H-fluid as an alternative to HFC-134a?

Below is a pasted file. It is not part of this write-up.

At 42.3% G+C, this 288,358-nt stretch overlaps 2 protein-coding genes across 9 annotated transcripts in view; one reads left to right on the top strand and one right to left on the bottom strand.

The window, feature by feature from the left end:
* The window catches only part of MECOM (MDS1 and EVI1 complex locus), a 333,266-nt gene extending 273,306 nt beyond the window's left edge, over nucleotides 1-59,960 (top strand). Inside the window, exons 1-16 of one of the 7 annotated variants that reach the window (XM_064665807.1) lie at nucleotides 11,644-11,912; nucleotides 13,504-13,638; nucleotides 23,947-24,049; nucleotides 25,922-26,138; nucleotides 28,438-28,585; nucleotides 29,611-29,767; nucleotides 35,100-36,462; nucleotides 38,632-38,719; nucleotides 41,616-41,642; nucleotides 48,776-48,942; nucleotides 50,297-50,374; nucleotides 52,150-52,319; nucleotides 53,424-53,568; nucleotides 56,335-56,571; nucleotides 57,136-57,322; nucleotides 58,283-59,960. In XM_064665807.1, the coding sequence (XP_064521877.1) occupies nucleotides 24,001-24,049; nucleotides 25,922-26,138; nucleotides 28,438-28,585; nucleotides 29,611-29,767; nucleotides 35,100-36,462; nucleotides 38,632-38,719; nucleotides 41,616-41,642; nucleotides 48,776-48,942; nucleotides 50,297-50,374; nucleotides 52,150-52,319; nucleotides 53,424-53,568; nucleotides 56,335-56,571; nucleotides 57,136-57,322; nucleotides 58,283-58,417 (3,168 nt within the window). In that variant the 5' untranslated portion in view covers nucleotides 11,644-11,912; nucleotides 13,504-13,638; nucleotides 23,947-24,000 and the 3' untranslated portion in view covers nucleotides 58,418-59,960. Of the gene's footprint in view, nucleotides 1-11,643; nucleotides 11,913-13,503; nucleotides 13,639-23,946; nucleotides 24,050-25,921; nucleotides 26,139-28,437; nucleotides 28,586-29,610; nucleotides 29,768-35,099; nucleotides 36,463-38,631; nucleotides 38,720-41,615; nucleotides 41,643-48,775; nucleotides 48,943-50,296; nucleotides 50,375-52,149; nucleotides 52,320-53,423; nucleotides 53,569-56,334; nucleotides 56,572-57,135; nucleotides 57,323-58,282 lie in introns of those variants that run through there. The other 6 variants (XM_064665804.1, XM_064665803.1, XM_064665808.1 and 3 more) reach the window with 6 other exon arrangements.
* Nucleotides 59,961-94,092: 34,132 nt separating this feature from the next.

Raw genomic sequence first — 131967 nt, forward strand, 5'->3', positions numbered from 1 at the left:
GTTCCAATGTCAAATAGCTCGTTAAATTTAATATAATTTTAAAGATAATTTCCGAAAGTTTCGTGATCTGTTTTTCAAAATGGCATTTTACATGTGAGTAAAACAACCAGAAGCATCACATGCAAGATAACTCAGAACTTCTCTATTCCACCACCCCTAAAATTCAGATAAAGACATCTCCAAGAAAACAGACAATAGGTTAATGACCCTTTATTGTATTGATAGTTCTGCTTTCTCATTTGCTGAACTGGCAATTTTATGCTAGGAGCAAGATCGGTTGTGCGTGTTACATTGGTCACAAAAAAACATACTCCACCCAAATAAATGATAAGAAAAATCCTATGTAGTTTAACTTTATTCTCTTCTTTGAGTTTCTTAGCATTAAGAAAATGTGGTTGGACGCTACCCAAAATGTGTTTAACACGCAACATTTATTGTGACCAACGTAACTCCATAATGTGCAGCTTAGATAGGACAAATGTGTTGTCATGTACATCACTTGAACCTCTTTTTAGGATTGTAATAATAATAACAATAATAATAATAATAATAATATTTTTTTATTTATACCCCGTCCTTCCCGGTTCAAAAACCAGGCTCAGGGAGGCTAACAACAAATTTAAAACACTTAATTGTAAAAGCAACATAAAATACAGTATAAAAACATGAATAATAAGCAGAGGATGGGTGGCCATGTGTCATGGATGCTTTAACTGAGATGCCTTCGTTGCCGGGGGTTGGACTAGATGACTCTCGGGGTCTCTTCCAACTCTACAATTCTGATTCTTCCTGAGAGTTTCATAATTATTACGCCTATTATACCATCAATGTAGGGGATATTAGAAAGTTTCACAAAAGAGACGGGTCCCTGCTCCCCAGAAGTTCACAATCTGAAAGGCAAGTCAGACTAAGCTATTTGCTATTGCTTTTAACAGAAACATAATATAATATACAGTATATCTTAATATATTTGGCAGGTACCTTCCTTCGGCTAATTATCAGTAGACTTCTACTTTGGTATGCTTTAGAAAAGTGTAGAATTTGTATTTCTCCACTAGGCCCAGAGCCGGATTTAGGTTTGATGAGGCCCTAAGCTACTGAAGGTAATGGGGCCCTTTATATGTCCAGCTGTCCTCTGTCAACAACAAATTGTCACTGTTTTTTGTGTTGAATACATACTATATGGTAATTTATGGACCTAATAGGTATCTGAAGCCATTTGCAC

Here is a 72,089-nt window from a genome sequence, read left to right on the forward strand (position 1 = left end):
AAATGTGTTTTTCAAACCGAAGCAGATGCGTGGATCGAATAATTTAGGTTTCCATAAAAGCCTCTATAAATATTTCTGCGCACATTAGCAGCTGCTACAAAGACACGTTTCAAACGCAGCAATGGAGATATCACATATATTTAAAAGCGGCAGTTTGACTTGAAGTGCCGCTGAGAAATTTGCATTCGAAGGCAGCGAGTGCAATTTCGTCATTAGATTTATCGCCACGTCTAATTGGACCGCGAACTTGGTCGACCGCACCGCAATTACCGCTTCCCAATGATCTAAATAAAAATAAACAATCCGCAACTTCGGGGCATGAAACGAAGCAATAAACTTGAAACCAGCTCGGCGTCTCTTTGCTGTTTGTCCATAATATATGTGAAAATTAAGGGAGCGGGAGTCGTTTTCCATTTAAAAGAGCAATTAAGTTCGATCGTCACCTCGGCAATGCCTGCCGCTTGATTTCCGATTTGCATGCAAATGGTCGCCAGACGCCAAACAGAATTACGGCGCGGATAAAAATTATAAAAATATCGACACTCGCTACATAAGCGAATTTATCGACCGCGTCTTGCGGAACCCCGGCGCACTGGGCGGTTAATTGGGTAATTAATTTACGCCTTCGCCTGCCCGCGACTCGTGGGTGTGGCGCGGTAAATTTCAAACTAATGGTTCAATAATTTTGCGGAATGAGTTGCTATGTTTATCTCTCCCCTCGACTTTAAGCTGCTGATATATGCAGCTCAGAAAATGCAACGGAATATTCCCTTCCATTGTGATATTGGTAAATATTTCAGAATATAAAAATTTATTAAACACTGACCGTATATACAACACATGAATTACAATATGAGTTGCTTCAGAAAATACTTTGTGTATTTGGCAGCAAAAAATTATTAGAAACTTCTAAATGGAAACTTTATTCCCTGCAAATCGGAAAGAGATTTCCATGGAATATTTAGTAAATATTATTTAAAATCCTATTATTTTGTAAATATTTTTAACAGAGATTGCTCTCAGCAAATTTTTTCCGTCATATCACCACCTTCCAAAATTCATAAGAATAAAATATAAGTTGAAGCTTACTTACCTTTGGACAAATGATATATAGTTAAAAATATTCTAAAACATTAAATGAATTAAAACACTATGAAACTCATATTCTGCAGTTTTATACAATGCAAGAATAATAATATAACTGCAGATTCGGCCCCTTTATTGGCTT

The new European Directive 2006/40 on emissions from air-conditioning systems in motor vehicles - which bans F-gases with a GWP higher than 150 (such as HFC-134a) as of 2011 for new models of cars - and Californian legislation which is putting pressure on the industry for HFC-134a phase-out have led refrigerant producers DuPont and Honeywell to try to develop new alternative refrigerants, in parallel to intensive R&D currently led on CO2. Honeywell recently gave further information on the new "H-fluid" that it is currently testing in co-operation with Valeo. It is an azeotropic blend of a newly created molecule called 1,1,1,2 tetrafluoropropene combined with a recently introduced chemical, trifluoromethyl iodide, with thermodynamic properties (boiling point, critical point, flammability) very similar to those of HFC-134a. The GWP of this new fluid should be about 10. The major advantage would be the ability to replace HFC-134a with only minor system modifications. Recent performance tests showed cooling capacity and COP with H-fluid similar to those with HFC-134a at medium and low thermal loads (ambient temperature of 15°C-35°C) and a little lower at higher loads. Validation programmes (particularly on toxicity) have to be run before a final decision on feasibility expected at the end of next year.